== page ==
Second, there’s our point of focus. It is very easy for us to be focused on our method, rather than who we are applying our method to. This makes a lot of sense given our education model which is built around comparing someone to an ideal. If we are looking for 120* of range of motion in a test and we find 90* – we will (rightly) focus on the gap that we are looking to fill. Unfortunately, we may also project that gap onto the person. We do not see a person, we see a lack of range of motion.
Third, is the worst. It’s laziness. We can so easily reduce our client to a collection of symptoms and attributes. In a course I’m currently taking, we build a lot of our work out from the angle of someone’s ribs (a narrow or wide infra-sternal angle or ISA). When we review case studies, oftentimes other participants in the class will say that “My client is a narrow ISA.” Not true. That person is a fully-formed, functional, and independent human being who has a narrow ISA.
The Body Reading courses from Anatomy Trains do a great job of drilling this with participants. In each review, we start with a statement of strengths. Even something as simple as “your posture looks very confident.” Almost ten years after my first experience, that sticks so strongly in my mind. By leading with what’s right for the person, rather than what’s “wrong” we reinforce their humanity.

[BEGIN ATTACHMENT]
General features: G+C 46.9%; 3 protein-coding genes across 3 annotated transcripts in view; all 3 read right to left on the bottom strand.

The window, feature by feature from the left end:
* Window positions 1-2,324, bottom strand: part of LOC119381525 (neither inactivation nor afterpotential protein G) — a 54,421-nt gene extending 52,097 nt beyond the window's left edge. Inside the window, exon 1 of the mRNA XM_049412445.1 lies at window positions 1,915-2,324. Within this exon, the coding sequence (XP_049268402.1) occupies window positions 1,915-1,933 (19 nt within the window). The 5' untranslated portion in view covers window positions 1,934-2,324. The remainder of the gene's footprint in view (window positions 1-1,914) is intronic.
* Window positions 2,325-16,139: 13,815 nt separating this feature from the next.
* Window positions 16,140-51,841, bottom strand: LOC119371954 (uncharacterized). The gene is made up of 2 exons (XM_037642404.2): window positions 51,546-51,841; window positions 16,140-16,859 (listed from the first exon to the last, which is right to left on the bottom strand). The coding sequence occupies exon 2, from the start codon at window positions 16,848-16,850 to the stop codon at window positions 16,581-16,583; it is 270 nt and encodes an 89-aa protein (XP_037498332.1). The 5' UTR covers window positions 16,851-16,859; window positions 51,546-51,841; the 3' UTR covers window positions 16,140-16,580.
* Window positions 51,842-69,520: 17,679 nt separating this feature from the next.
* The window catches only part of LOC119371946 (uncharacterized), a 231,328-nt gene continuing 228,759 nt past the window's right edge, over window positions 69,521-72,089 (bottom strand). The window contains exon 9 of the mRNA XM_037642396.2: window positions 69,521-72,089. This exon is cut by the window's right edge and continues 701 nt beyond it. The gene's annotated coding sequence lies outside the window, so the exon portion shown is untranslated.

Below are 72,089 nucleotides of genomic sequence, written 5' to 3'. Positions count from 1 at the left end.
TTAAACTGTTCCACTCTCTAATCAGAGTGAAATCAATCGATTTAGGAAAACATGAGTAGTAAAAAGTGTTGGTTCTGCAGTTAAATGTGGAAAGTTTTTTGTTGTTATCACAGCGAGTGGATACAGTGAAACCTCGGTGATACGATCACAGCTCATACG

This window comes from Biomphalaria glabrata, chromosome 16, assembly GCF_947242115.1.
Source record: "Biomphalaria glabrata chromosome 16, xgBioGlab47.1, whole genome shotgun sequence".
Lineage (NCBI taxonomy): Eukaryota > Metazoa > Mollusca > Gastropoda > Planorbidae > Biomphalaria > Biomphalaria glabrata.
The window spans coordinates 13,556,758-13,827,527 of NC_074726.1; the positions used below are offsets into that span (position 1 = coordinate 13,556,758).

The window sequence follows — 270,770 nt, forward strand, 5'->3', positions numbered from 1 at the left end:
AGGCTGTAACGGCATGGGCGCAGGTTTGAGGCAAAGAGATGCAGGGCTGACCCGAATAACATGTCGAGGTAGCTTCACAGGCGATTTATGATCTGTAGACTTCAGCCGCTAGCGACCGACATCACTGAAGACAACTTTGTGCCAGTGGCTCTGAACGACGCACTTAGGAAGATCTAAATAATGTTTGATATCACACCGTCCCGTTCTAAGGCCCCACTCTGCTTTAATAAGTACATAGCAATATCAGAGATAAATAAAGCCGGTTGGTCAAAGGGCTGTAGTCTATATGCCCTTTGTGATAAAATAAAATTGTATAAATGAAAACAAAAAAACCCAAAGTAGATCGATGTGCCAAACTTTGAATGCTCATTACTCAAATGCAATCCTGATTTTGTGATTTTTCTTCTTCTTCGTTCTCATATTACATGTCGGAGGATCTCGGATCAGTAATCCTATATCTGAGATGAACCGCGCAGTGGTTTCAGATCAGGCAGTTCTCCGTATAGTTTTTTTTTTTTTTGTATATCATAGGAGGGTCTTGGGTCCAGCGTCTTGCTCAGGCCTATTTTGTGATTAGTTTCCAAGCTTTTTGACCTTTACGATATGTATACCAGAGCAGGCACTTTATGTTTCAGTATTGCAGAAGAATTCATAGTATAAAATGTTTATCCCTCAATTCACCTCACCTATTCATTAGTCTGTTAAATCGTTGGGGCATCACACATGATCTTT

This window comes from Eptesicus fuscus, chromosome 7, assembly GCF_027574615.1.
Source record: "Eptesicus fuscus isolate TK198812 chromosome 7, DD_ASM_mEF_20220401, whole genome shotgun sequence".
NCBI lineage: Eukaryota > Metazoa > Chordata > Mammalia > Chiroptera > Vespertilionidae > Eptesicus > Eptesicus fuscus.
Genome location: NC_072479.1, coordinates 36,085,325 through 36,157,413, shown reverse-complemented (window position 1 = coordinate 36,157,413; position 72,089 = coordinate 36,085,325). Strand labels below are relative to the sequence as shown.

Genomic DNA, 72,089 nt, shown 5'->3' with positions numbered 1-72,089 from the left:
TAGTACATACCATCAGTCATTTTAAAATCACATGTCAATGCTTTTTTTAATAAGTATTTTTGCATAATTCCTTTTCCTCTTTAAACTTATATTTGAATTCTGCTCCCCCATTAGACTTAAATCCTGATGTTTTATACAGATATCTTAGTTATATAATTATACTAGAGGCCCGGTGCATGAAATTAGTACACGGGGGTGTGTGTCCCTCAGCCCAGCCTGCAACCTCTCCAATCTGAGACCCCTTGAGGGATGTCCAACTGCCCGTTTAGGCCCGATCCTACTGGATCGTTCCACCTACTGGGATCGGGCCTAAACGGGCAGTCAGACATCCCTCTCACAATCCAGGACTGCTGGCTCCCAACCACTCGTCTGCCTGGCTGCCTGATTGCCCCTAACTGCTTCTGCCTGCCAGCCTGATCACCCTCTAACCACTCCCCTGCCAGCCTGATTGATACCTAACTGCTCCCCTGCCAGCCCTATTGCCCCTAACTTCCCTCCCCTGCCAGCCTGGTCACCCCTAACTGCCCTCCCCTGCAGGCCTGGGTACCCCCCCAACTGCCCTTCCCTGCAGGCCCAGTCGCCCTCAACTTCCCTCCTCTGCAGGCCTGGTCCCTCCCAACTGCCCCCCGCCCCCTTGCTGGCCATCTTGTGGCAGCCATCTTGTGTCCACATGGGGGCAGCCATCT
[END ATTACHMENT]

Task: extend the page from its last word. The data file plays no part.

Strategy, Not Compensation
If we start by acknowledging that our clients are fully-formed, functional, and independent human beings whose agency in their lives brought them to our practice, how would we choose words differently?
This is where I think we have a lot of easy growth that’s possible and ready for us to take advantage of.
Here’s the way I phrase it with my clients: we do not have amnesia, compensation, or dysfunction. We have strategies. Here’s why I like that word so much more.
- It’s accurate. Words like “amnesia” and “not firing” are misnomers. If you don’t have a spinal cord injury, your glutes are there and they know how to fire. However, the strategy that your body has for the task of hip extension may not take full advantage of them. That’s cool, let’s see if we can give your body awareness of a different strategy!
- It’s neutral. Strategy does not have judgment built-in like compensation or dysfunction do. Calling someone’s breathing “dysfunctional” neglects the truth that this person in front of you is … well … breathing. The function of breathing is respiration and if they’re not on a ventilator, it’s functional. Could a new strategy for breathing be applied to help them find more efficiency?
- It’s not reductive. It acknowledges them as more than the problem they have. As far as I’m concerned, this is the most important part.
People come to us because some part of their life isn’t going the way they want it to. Maybe they’re dealing with stress, anxiety, or depression. Maybe they’re dealing with chronic pain. Maybe they’re trying to get an invite to the Olympic trials and they’re looking for a 1% improvement. While maintaining our scope of practice, it’s important to acknowledge that the person in front of us is so much more than the reason they came in.
I would love to hear from you. What words or phrases do you find helpful? What words do you want to never hear again?